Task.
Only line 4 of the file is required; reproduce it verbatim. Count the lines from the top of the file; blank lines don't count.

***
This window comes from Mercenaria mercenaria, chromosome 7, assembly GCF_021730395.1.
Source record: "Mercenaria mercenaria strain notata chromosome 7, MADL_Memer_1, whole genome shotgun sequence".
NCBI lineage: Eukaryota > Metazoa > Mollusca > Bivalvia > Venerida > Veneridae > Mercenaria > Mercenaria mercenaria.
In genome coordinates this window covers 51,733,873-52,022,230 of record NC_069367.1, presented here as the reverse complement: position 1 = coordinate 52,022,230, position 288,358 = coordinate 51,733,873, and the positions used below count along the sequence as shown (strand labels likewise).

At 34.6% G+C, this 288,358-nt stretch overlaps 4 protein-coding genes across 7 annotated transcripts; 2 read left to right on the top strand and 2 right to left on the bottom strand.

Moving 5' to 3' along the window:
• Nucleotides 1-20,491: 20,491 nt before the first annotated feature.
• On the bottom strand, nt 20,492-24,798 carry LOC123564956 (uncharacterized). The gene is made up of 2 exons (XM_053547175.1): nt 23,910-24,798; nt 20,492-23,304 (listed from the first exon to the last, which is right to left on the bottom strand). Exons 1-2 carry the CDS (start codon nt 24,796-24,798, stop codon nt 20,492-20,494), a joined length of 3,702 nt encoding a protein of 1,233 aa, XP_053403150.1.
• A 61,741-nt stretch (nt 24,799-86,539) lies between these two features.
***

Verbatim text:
In genome coordinates this window covers 51,733,873-52,022,230 of record NC_069367.1, presented here as the reverse complement: position 1 = coordinate 52,022,230, position 288,358 = coordinate 51,733,873, and the positions used below count along the sequence as shown (strand labels likewise).